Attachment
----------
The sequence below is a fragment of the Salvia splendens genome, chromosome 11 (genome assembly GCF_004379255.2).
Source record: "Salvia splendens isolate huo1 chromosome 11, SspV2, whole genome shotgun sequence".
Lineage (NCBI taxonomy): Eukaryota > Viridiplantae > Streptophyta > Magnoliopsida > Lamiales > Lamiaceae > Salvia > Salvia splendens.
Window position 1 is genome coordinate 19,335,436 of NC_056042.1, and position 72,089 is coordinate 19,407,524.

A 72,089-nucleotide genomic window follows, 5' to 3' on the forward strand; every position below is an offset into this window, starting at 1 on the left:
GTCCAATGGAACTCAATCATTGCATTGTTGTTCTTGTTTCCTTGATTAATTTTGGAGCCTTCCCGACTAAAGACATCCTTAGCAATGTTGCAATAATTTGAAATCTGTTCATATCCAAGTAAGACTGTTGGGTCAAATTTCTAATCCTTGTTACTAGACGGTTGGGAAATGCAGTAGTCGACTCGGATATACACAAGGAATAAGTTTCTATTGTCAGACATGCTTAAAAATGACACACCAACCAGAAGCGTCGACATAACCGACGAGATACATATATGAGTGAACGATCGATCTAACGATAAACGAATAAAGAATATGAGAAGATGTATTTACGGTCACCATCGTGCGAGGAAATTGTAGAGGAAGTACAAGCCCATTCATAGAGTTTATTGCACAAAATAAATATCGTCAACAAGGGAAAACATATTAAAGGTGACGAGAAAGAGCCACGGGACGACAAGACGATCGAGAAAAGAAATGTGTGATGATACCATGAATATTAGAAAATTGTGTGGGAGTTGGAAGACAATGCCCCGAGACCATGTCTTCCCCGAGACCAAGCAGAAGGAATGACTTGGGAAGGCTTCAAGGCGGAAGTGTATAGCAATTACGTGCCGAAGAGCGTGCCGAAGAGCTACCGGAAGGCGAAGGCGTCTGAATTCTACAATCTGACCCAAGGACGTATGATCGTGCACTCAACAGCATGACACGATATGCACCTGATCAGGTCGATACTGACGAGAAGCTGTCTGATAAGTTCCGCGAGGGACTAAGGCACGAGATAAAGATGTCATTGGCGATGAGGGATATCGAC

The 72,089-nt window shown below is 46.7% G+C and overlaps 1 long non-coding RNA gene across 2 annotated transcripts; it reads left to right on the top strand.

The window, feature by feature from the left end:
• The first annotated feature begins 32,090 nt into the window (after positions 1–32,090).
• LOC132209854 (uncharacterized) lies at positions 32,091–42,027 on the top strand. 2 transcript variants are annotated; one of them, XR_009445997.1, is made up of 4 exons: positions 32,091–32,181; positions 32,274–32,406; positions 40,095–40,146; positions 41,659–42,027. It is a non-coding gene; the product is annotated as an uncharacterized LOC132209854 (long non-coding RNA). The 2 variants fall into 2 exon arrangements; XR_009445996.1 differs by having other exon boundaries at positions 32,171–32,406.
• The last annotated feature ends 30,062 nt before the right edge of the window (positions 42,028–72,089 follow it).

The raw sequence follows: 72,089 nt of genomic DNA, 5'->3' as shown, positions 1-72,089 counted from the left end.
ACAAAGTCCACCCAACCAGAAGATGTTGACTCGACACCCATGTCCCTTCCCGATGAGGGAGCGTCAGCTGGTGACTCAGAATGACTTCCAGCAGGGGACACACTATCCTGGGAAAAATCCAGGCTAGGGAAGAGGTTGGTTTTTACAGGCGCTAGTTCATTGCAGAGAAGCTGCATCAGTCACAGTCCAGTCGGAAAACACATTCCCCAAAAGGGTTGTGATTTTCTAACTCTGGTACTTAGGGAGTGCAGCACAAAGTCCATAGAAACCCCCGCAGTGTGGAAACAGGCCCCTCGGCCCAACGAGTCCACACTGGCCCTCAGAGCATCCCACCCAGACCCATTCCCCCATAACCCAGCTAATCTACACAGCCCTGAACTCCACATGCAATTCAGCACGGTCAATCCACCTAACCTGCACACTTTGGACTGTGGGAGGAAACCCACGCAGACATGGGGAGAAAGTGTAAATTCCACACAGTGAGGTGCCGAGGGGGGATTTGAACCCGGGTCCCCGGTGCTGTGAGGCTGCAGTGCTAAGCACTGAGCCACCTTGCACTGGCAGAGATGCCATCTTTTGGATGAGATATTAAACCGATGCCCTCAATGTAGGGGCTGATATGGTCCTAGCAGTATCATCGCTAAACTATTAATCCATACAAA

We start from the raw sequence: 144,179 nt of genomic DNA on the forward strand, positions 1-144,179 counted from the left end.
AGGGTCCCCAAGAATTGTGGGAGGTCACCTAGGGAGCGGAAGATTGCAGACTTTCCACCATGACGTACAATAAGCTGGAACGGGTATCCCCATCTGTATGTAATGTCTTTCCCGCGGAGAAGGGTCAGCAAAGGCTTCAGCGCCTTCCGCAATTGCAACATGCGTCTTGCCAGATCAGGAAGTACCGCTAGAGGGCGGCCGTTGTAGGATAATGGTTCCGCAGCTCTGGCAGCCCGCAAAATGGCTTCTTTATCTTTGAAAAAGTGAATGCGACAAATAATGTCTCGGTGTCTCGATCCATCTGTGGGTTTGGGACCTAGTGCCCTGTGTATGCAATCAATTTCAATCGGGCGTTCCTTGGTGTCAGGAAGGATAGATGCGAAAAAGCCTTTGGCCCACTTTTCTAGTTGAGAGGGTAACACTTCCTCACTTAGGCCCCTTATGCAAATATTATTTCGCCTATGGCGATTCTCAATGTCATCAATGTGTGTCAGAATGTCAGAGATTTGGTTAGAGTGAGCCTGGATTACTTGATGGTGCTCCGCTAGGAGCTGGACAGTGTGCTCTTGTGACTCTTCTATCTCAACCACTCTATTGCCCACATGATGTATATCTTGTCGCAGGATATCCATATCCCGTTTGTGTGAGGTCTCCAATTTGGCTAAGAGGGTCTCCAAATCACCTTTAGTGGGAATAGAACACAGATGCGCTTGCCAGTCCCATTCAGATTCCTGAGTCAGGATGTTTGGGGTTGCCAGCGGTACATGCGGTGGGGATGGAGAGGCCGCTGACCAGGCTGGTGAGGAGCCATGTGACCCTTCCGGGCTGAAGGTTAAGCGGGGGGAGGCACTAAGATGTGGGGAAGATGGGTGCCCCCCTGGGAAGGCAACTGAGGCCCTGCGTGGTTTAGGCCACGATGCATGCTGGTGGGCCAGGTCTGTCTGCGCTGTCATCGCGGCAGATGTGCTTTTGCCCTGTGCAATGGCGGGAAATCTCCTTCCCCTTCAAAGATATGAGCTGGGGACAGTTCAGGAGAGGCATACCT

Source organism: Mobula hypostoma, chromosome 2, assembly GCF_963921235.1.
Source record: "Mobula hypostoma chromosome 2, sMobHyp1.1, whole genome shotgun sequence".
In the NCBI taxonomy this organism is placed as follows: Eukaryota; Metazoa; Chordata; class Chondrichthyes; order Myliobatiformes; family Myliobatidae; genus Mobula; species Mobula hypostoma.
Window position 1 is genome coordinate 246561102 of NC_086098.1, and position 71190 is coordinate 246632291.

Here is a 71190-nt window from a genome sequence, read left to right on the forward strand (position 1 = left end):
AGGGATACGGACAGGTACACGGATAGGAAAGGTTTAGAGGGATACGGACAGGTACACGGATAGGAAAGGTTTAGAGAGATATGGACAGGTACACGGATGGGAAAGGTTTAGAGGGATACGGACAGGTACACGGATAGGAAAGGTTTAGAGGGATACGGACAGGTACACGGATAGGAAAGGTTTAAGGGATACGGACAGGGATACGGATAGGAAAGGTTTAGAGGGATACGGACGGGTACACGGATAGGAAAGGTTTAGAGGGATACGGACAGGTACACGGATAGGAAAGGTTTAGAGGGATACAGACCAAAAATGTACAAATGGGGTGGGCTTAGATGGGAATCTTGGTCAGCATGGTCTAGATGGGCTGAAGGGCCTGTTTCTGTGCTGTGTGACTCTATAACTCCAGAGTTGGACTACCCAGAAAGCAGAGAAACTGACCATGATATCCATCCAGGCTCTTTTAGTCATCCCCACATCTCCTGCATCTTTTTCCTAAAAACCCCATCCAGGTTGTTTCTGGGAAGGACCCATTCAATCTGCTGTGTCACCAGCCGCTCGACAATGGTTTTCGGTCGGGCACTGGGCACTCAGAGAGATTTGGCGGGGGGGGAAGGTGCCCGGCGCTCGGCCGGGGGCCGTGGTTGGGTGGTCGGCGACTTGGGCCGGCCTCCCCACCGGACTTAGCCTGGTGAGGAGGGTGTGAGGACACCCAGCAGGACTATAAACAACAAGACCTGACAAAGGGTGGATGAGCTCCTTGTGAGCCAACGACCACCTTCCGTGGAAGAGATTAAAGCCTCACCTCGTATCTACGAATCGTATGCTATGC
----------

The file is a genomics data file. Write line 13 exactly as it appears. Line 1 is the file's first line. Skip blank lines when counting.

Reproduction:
ACAAAGTCCACCCAACCAGAAGATGTTGACTCGACACCCATGTCCCTTCCCGATGAGGGAGCGTCAGCTGGTGACTCAGAATGACTTCCAGCAGGGGACACACTATCCTGGGAAAAATCCAGGCTAGGGAAGAGGTTGGTTTTTACAGGCGCTAGTTCATTGCAGAGAAGCTGCATCAGTCACAGTCCAGTCGGAAAACACATTCCCCAAAAGGGTTGTGATTTTCTAACTCTGGTACTTAGGGAGTGCAGCACAAAGTCCATAGAAACCCCCGCAGTGTGGAAACAGGCCCCTCGGCCCAACGAGTCCACACTGGCCCTCAGAGCATCCCACCCAGACCCATTCCCCCATAACCCAGCTAATCTACACAGCCCTGAACTCCACATGCAATTCAGCACGGTCAATCCACCTAACCTGCACACTTTGGACTGTGGGAGGAAACCCACGCAGACATGGGGAGAAAGTGTAAATTCCACACAGTGAGGTGCCGAGGGGGGATTTGAACCCGGGTCCCCGGTGCTGTGAGGCTGCAGTGCTAAGCACTGAGCCACCTTGCACTGGCAGAGATGCCATCTTTTGGATGAGATATTAAACCGATGCCCTCAATGTAGGGGCTGATATGGTCCTAGCAGTATCATCGCTAAACTATTAATCCATACAAA